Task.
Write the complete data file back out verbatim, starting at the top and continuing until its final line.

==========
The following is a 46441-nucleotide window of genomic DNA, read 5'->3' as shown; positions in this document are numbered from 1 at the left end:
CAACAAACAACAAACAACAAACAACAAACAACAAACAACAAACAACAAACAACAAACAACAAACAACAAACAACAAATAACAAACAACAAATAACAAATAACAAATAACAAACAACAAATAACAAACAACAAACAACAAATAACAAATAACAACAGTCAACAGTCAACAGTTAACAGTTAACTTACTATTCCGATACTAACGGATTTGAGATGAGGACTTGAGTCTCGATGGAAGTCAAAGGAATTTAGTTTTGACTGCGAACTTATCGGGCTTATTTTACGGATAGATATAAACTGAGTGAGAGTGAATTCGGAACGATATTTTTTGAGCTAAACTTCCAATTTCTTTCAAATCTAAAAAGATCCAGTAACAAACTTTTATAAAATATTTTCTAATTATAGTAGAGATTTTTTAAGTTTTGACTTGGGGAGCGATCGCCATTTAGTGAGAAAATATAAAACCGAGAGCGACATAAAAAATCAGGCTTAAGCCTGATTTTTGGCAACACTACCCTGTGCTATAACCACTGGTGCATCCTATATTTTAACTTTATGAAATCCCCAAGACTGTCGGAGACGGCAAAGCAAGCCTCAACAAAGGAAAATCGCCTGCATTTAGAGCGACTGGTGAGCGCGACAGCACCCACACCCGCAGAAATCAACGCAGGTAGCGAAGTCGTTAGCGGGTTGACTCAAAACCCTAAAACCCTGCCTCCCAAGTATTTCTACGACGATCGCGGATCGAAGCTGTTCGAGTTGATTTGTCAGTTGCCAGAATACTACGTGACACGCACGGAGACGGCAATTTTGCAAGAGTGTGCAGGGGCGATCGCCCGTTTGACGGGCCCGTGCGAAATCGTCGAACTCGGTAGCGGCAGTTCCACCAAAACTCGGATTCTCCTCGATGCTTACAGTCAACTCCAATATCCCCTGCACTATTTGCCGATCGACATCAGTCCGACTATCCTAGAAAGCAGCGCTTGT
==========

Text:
The following is a 46441-nucleotide window of genomic DNA, read 5'->3' as shown; positions in this document are numbered from 1 at the left end:
CAACAAACAACAAACAACAAACAACAAACAACAAACAACAAACAACAAACAACAAACAACAAACAACAAACAACAAATAACAAACAACAAATAACAAATAACAAATAACAAACAACAAATAACAAACAACAAACAACAAATAACAAATAACAACAGTCAACAGTCAACAGTTAACAGTTAACTTACTATTCCGATACTAACGGATTTGAGATGAGGACTTGAGTCTCGATGGAAGTCAAAGGAATTTAGTTTTGACTGCGAACTTATCGGGCTTATTTTACGGATAGATATAAACTGAGTGAGAGTGAATTCGGAACGATATTTTTTGAGCTAAACTTCCAATTTCTTTCAAATCTAAAAAGATCCAGTAACAAACTTTTATAAAATATTTTCTAATTATAGTAGAGATTTTTTAAGTTTTGACTTGGGGAGCGATCGCCATTTAGTGAGAAAATATAAAACCGAGAGCGACATAAAAAATCAGGCTTAAGCCTGATTTTTGGCAACACTACCCTGTGCTATAACCACTGGTGCATCCTATATTTTAACTTTATGAAATCCCCAAGACTGTCGGAGACGGCAAAGCAAGCCTCAACAAAGGAAAATCGCCTGCATTTAGAGCGACTGGTGAGCGCGACAGCACCCACACCCGCAGAAATCAACGCAGGTAGCGAAGTCGTTAGCGGGTTGACTCAAAACCCTAAAACCCTGCCTCCCAAGTATTTCTACGACGATCGCGGATCGAAGCTGTTCGAGTTGATTTGTCAGTTGCCAGAATACTACGTGACACGCACGGAGACGGCAATTTTGCAAGAGTGTGCAGGGGCGATCGCCCGTTTGACGGGCCCGTGCGAAATCGTCGAACTCGGTAGCGGCAGTTCCACCAAAACTCGGATTCTCCTCGATGCTTACAGTCAACTCCAATATCCCCTGCACTATTTGCCGATCGACATCAGTCCGACTATCCTAGAAAGCAGCGCTTGT